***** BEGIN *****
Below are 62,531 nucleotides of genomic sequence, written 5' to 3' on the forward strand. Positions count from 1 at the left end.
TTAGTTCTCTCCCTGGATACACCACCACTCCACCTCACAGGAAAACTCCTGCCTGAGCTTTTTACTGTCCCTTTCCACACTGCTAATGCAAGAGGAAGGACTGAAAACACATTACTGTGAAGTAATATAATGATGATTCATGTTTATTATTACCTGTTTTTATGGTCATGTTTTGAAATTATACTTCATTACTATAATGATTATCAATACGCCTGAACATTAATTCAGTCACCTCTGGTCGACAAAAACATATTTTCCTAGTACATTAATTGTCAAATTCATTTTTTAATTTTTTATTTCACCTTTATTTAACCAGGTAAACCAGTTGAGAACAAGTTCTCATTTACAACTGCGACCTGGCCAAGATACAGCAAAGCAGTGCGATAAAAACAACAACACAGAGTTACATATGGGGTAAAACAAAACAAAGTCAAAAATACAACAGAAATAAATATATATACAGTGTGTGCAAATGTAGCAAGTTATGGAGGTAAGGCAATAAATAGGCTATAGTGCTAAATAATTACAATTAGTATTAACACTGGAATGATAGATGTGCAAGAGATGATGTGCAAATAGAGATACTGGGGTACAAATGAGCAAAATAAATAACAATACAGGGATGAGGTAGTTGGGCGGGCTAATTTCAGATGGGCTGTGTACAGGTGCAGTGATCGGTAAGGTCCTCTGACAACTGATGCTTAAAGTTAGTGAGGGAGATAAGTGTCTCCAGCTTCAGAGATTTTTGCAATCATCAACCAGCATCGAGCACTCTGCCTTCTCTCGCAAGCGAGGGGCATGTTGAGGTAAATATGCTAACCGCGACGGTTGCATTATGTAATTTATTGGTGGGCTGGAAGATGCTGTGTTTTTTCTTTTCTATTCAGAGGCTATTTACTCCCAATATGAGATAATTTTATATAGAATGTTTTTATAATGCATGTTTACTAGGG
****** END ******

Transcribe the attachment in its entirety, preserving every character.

Below are 62,531 nucleotides of genomic sequence, written 5' to 3' on the forward strand. Positions count from 1 at the left end.
TTAGTTCTCTCCCTGGATACACCACCACTCCACCTCACAGGAAAACTCCTGCCTGAGCTTTTTACTGTCCCTTTCCACACTGCTAATGCAAGAGGAAGGACTGAAAACACATTACTGTGAAGTAATATAATGATGATTCATGTTTATTATTACCTGTTTTTATGGTCATGTTTTGAAATTATACTTCATTACTATAATGATTATCAATACGCCTGAACATTAATTCAGTCACCTCTGGTCGACAAAAACATATTTTCCTAGTACATTAATTGTCAAATTCATTTTTTAATTTTTTATTTCACCTTTATTTAACCAGGTAAACCAGTTGAGAACAAGTTCTCATTTACAACTGCGACCTGGCCAAGATACAGCAAAGCAGTGCGATAAAAACAACAACACAGAGTTACATATGGGGTAAAACAAAACAAAGTCAAAAATACAACAGAAATAAATATATATACAGTGTGTGCAAATGTAGCAAGTTATGGAGGTAAGGCAATAAATAGGCTATAGTGCTAAATAATTACAATTAGTATTAACACTGGAATGATAGATGTGCAAGAGATGATGTGCAAATAGAGATACTGGGGTACAAATGAGCAAAATAAATAACAATACAGGGATGAGGTAGTTGGGCGGGCTAATTTCAGATGGGCTGTGTACAGGTGCAGTGATCGGTAAGGTCCTCTGACAACTGATGCTTAAAGTTAGTGAGGGAGATAAGTGTCTCCAGCTTCAGAGATTTTTGCAATCATCAACCAGCATCGAGCACTCTGCCTTCTCTCGCAAGCGAGGGGCATGTTGAGGTAAATATGCTAACCGCGACGGTTGCATTATGTAATTTATTGGTGGGCTGGAAGATGCTGTGTTTTTTCTTTTCTATTCAGAGGCTATTTACTCCCAATATGAGATAATTTTATATAGAATGTTTTTATAATGCATGTTTACTAGGG